Europe’s next-generation Ariane 6 launcher has passed its preliminary requirements review, paving the way for completion of a first design analysis cycle by the end of February.

That first design analysis, which studies trade-offs for several subsystems, will be followed by a second cycle to inform a system requirements review, planned for October-November 2014.

Ariane 6 will replace the current Ariane 5 heavy lifter from about 2021. The new launcher is intended to lift payloads of between 3t and 6.5t to geostationary transfer orbit, suitable for orbiting the telecommunications satellites that make up many of Ariane 5's missions, along with government payloads.

Ariane 5 is highly reliable, but not very flexible; each rocket must be manufactured with a specific payload and orbit in mind.

Ariane 6 will look to reduce costs and increase flexibility by replacing Ariane 5's cryogenic main stages with a modular, solid-fuel first and second stage configuration topped by a reignitable cryogenic fuel upper stage. To save development costs, that upper stage will be an adapted version of the upper stage Vinci engine being prepared by Snecma for the Ariane 5 ME, or midlife evolution, which will fly from 2017 and boost payload by 20% to 12t.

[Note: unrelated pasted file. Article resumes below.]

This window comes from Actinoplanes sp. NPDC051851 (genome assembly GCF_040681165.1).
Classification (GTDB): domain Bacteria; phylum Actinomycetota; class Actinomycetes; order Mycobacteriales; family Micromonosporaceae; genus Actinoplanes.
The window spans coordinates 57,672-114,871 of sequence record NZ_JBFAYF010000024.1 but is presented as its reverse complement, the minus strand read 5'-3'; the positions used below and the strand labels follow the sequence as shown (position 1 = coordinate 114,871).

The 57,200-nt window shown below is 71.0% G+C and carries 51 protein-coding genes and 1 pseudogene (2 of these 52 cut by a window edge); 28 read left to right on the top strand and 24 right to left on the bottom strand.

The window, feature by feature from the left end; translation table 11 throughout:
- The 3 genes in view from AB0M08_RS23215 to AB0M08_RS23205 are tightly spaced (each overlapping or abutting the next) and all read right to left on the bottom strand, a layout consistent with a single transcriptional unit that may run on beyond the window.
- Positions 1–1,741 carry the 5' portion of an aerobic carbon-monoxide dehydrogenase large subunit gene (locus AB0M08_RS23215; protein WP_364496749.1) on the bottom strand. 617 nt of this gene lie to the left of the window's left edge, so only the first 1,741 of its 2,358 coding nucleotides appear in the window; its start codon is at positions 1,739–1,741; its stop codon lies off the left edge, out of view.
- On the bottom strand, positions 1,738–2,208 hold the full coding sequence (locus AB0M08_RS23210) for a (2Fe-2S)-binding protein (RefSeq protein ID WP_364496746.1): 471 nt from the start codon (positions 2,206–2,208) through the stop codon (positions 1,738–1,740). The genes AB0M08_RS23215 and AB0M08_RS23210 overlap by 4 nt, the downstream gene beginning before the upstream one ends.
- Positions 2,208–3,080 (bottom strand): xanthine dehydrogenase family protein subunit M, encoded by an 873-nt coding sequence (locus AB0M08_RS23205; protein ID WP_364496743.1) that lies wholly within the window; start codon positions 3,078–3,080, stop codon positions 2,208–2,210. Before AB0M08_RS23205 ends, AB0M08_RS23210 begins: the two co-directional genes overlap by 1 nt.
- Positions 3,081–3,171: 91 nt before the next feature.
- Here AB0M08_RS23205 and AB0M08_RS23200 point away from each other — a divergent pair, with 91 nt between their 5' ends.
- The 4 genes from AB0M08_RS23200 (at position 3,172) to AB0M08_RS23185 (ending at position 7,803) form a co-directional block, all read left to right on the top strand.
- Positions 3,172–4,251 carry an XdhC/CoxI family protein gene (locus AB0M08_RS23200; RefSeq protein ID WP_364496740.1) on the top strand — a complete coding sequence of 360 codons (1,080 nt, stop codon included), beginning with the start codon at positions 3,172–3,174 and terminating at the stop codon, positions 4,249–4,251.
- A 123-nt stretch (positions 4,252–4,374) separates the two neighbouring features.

And, Ariane 6 is also drawing heavily on ESA’s new, lightweight launcher Vega, which made its first flight in 2012. Ariane 6’s first stage will consist of three motors arranged in-line, topped by a single unit for the second stage; these four motors, each loaded with around 135t of solid propellant, will essentially be taken directly from Vega.

Since ESA member states approved the Ariane 6 project at their five-year budget setting ministerial council meeting in Naples in November 2012, the agency has moved fast to get the new launcher project underway, quickly selecting Astrium as prime contractor and, by July 2013, establishing the design configuration. In parallel with the preliminary requirements review, carried out by experts from launch operator Arianespace and the French, Italian and German space agencies, ESA has consulted industry partners regarding launcher elements and is evaluating more than 160 responses. That consultation, says ESA, will help it select subcontractors for the second design analysis cycle and prepare an industrial plan for full Ariane 6 development, to put forward to member states at the next ministerial council meeting in spring 2014.